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NXIVM sex cult case goes to the jury

The federal court jury hearing the sex-trafficking case against NXIVM guru Keith Raniere was cleared to begin deliberations.

A portrait of Keith Raniere that hung in

A portrait of Keith Raniere that hung in the NXIVM facility, entered into evidence at his trial. Photo Credit: U.S. Attorney's Office

The Brooklyn federal court jury of eight men and four women hearing the sex-trafficking case against NXIVM guru Keith Raniere was cleared to begin deliberations Tuesday after an X-rated six-week trial of allegations that he turned his Albany-based self-help group into a vehicle to control and exploit women.

Jurors got the case following a second day of closing arguments in which prosecutors portrayed Raniere as a cynical predator who used lies, blackmail and a secret “slave” sect to coerce women into sex, while his lawyer insisted his motivations were therapeutic and relationships were more consensual.

“What Keith is really after isn’t exactly sex,” argued defense lawyer Marc Agnifilo. “What Keith is going after is this special thing that happens when people are attracted to each other …. All of a sudden things change.”

But prosecutor Mark Lesko recalled testimony about Raniere’s plans to create a “slave” dungeon equipped with bondage devices. “If it’s not created for sex, what’s going to happen in the dungeon?” he said. “With the cages and the tails? Are they going to knit sweaters in the dungeon?”

Raniere, 58, created NXIVM in the 1990s to sell personal-growth courses based on his life theories, but allegedly turned it into a personality cult, going by the name “Vanguard,” enjoying sex with multiple devotees for years and eventually creating the master-slave group, known as DOS or “The Vow.”

His admirers, so-called “first-line slaves,” allegedly recruited other women by describing it as a mentoring sorority, persuaded them to give up “collateral” — such as nude photos and sex tapes — to secure vows of secrecy. Slaves were branded with Raniere’s initials, and some were ordered to “seduce” him.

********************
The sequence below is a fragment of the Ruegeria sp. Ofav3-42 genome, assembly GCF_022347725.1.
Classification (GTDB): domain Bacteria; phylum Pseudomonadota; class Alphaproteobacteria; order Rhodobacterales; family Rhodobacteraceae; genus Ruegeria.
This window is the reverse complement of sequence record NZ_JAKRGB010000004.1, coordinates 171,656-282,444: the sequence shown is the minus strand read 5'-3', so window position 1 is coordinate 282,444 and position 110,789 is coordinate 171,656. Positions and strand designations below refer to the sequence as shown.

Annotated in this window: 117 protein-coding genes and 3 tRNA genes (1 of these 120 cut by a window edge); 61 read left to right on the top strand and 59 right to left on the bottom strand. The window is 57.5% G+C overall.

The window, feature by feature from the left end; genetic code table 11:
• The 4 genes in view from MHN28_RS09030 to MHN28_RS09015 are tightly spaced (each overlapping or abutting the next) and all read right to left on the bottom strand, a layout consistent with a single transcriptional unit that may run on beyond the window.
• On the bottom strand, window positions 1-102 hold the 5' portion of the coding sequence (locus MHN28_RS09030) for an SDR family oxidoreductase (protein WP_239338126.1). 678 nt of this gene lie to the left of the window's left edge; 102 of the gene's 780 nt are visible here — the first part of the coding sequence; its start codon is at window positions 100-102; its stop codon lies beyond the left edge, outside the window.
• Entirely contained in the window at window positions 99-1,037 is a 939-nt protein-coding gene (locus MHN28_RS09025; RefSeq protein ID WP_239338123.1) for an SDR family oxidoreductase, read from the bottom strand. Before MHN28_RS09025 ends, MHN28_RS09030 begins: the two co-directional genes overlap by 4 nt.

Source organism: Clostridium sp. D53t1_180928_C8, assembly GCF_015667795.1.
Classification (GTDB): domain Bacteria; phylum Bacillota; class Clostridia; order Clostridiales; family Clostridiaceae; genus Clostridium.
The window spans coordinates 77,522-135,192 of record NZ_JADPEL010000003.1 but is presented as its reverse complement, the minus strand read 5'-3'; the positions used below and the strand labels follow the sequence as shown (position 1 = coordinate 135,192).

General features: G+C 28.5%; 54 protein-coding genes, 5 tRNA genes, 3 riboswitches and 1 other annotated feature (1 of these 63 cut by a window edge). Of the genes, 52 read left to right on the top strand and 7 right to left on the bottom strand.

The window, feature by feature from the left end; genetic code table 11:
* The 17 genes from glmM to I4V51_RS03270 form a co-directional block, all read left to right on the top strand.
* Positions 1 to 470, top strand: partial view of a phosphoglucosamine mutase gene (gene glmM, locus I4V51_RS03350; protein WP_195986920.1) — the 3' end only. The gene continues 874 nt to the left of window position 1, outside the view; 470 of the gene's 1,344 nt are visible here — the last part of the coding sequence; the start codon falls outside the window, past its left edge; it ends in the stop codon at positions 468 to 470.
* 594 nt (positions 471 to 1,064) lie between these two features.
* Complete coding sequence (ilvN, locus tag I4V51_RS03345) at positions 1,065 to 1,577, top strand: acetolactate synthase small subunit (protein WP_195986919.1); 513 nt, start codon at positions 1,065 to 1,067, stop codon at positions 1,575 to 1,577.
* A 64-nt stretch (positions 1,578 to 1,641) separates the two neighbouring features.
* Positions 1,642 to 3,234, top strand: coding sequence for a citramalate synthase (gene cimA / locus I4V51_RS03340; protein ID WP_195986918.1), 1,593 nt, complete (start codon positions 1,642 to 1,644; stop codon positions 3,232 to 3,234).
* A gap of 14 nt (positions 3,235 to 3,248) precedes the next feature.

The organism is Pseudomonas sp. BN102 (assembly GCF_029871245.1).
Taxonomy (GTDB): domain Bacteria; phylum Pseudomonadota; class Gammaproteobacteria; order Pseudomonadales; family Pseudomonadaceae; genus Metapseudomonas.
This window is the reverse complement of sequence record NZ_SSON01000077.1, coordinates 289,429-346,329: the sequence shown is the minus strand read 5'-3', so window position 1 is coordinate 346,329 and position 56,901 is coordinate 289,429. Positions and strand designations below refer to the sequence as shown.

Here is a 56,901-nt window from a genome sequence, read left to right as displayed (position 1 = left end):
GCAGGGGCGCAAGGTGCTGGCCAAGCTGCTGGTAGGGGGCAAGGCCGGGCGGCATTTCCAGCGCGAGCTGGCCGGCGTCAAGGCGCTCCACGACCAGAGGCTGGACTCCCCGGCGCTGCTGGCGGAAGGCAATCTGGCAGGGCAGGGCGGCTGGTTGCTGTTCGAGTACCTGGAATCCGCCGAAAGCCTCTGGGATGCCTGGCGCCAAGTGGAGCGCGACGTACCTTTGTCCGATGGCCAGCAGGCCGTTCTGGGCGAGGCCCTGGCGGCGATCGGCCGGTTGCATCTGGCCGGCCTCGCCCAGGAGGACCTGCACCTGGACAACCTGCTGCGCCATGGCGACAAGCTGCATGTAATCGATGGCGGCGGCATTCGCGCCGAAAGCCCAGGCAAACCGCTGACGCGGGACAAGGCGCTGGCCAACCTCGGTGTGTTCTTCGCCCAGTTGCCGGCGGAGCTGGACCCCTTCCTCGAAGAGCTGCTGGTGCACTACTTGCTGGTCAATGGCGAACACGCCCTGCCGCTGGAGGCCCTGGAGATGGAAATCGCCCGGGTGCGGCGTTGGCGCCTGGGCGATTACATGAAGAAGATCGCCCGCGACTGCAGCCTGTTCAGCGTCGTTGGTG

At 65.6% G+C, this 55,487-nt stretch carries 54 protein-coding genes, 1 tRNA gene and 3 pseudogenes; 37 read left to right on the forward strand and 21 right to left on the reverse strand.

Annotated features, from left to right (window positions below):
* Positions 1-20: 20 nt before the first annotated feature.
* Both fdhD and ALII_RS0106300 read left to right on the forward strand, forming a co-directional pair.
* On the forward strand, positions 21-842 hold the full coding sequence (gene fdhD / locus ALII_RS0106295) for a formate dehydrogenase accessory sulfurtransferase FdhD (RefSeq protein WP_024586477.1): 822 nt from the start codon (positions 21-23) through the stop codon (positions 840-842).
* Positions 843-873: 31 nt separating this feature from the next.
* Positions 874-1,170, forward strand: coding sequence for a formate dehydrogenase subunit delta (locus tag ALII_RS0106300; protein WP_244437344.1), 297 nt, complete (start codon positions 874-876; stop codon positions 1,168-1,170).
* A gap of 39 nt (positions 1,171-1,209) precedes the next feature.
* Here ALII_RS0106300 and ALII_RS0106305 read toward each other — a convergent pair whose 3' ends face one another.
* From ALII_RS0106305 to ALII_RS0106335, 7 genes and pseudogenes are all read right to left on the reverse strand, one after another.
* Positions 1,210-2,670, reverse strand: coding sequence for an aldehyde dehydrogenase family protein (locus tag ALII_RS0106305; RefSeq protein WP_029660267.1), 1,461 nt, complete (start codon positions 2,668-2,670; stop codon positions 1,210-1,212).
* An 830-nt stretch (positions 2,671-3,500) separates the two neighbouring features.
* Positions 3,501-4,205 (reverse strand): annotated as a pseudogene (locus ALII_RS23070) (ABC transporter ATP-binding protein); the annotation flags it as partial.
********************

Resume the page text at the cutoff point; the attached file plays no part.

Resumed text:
The six-week trial featured testimony from four women who were part of DOS, and a fifth who was restricted to a room for a year after showing interest in a man other than Raniere. He faces up to life in prison if convicted of charges of racketeering, sex-trafficking, conspiracy, wire fraud and forced labor.

Agnifilo, in his closing argument, admitted the facts may “disgust” jurors, but has tried to soften the blow by reminding them that all of NXIVM’s members — including the prosecution witnesses — joined because they thought Raniere’s ideas were helping their personal growth.

But views of whether sex encounters were consensual or criminal shifted when later disclosure of the slave group led to a firestorm, he said. “When you’re playing with vulnerability and trust, you’re playing with fire,” he said. “As soon as something happens, there’s a tremendous change of perspective.”

Lesko derided that claim — recalling testimony from women about their fears that their “collateral” would be released, terrifying branding sessions, sending Raniere pictures of their genital areas and submitting to sex while tied to a table.

“It was illegal then, it was illegal later,” he said.

The racketeering count in the case includes claims of identity theft and taking photos of an underage girl Raniere allegedly had sex with. The sex trafficking charge requires proof that DOS served a “commercial” purpose, which prosecutors say involved “masters” ingratiating themselves with Raniere.

U.S. District Judge Nicholas Garaufis finished instructing the jury late Tuesday, and jurors were told to begin deliberating as soon as they all arrive Wednesday morning.

Five women who served as Raniere’s top aides have previously pleaded guilty to related charges.

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